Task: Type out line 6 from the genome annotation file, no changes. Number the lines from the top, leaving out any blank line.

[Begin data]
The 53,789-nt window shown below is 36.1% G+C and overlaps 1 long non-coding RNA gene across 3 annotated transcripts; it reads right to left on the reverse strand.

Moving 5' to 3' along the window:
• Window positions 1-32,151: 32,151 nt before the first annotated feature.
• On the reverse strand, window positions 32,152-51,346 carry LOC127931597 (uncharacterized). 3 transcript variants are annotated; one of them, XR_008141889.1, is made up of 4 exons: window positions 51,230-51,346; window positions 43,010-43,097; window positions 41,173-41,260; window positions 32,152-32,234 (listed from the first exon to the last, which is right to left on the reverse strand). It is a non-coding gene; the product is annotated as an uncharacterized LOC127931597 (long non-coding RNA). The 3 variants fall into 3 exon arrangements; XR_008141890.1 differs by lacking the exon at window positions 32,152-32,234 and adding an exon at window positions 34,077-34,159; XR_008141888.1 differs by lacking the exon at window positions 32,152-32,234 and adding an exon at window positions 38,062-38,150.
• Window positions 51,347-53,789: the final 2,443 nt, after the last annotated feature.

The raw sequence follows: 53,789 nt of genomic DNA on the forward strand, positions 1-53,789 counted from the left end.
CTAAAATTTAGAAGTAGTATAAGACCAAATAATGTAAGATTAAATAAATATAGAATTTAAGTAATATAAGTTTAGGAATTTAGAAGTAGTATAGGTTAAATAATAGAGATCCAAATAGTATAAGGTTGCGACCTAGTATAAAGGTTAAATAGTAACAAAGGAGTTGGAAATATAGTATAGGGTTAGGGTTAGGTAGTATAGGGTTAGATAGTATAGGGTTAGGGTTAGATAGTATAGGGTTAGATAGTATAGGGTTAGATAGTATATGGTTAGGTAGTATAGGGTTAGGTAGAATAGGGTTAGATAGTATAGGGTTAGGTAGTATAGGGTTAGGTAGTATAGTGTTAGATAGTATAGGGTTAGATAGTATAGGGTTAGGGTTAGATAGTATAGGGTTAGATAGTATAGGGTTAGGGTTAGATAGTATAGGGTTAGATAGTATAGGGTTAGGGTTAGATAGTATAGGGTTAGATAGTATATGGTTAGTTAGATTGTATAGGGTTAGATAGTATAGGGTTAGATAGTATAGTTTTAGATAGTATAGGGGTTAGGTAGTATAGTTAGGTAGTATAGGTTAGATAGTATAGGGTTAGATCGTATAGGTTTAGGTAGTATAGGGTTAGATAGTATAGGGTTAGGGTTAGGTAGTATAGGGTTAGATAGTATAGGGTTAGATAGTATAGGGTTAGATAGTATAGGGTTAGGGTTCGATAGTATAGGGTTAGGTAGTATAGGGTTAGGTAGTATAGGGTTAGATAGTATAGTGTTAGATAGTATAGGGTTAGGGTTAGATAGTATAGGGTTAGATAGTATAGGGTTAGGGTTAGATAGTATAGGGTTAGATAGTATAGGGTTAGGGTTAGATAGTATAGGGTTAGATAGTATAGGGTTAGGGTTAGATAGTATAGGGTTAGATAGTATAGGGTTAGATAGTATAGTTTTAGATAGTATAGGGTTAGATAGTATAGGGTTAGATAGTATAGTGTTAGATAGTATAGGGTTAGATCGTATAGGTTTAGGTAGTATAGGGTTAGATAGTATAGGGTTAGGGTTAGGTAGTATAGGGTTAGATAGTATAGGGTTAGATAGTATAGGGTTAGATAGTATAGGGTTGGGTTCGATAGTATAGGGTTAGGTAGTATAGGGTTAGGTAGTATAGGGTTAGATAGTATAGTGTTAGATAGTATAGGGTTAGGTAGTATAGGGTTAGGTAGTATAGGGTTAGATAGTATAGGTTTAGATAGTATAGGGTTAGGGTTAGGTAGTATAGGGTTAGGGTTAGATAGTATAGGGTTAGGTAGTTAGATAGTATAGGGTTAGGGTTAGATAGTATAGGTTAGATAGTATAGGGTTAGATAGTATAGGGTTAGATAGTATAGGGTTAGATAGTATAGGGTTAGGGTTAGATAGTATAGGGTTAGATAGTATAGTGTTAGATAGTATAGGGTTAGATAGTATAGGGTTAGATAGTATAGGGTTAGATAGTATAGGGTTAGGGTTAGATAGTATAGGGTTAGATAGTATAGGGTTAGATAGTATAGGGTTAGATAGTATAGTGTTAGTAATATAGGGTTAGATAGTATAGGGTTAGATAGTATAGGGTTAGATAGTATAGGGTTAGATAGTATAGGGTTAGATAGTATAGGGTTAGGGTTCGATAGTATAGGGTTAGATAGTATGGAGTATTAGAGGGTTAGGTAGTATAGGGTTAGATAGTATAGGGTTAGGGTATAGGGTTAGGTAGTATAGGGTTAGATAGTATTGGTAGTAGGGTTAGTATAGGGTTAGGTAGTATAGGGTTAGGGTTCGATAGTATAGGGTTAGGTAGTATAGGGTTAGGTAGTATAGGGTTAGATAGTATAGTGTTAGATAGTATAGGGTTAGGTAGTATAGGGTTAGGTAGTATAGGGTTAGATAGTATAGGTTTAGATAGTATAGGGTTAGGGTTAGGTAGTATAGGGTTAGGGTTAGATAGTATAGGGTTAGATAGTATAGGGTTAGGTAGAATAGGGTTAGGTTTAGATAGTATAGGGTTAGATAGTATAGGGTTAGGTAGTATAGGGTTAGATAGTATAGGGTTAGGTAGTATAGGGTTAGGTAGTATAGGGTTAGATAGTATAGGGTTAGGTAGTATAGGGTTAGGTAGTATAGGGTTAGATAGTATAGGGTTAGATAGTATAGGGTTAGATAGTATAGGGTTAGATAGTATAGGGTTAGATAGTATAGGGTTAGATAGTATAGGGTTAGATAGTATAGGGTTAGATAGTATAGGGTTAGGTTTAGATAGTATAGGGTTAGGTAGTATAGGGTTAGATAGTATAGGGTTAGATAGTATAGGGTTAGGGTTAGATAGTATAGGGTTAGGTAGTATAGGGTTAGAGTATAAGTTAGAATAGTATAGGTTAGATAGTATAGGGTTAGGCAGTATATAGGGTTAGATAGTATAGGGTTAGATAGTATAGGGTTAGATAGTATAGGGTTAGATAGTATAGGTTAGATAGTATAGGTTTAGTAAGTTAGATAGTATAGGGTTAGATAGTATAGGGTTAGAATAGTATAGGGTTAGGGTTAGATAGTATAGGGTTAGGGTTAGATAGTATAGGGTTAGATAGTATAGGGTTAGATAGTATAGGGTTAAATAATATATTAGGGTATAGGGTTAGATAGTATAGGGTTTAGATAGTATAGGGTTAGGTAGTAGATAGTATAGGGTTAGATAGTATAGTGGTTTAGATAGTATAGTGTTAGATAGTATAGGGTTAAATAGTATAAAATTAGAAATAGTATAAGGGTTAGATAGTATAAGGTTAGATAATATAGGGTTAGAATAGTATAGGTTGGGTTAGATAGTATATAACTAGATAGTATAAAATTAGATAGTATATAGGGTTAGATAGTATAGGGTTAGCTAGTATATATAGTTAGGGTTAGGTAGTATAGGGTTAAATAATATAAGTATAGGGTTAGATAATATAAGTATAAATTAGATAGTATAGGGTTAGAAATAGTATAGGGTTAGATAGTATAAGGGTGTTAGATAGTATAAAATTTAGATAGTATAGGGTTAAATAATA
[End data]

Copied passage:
The raw sequence follows: 53,789 nt of genomic DNA on the forward strand, positions 1-53,789 counted from the left end.